“You’ve been here before?”
“A long time ago.”
“When you tried to find grandfather?”
He nodded his head.
“Do you think he’s still alive?”
“Hard to say. From what he said, the Nefarions never died. They could be killed. Usually by a storm or during a rite of passage...”
“A rite of passage?”
“Sure. Aside from the typically stupid rites of passage most adolescents undergo, the Nefarions also have to sail out upon the Malefic Ocean, using only a leaf from one of their gargantuan palm trees, and stay afloat for two weeks. A lot of them end up dying this way but, for those who return, he has his pick of the village girls. Unfortunately, this virtual rape is their, the girls’, rite of passage. Not many of them die this way but some are undoubtedly traumatized for life. Anyway, if left to their own bodies, aside from outside influences or acts of God, your average Nefarion will live forever. Or, at least, what we think of as forever. It may be only a few years in their time. So, I guess we’ll find out if their immortality is genetic or environmental. I would say if it’s genetic then your grandfather is most probably dead. If it’s environmental... well, your grandfather would probably have done something to get himself killed by this point anyway.”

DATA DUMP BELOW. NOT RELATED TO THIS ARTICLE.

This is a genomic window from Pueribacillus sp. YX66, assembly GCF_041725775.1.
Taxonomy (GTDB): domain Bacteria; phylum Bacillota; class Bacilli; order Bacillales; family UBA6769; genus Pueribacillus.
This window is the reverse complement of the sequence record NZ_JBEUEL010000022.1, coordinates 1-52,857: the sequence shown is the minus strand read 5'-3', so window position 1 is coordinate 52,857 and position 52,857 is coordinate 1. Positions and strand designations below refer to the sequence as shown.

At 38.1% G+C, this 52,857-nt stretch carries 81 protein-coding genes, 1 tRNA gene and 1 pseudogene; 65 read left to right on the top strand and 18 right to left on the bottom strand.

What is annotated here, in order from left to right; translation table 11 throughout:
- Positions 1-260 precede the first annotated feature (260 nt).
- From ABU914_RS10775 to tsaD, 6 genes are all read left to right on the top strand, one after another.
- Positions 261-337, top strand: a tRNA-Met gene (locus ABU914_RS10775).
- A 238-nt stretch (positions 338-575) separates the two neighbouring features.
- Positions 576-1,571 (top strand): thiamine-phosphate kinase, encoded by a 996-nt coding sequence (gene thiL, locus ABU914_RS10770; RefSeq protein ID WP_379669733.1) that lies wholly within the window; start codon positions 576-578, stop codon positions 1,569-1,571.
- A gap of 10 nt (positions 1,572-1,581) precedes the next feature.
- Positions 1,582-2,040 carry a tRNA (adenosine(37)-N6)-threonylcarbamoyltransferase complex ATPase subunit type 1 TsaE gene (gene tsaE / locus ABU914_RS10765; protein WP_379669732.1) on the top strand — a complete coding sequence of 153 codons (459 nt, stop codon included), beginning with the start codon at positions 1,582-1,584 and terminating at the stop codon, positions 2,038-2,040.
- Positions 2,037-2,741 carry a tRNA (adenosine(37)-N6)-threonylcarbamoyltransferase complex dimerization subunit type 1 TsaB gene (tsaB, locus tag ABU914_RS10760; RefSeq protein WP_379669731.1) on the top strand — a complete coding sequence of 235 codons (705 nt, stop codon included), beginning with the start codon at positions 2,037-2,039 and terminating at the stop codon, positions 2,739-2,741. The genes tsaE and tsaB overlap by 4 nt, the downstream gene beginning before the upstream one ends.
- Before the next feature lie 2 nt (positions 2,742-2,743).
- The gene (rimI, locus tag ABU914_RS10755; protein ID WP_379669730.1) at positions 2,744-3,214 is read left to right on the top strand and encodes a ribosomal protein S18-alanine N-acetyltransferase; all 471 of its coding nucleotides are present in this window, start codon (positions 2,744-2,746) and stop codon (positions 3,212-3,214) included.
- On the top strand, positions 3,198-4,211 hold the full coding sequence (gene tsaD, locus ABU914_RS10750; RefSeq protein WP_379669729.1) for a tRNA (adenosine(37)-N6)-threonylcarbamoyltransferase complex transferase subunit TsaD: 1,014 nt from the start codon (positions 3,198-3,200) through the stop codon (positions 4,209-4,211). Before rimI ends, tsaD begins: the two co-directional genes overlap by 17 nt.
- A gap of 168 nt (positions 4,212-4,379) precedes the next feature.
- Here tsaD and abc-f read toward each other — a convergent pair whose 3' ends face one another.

“You’re probably right. Guess I’ll go shower now.”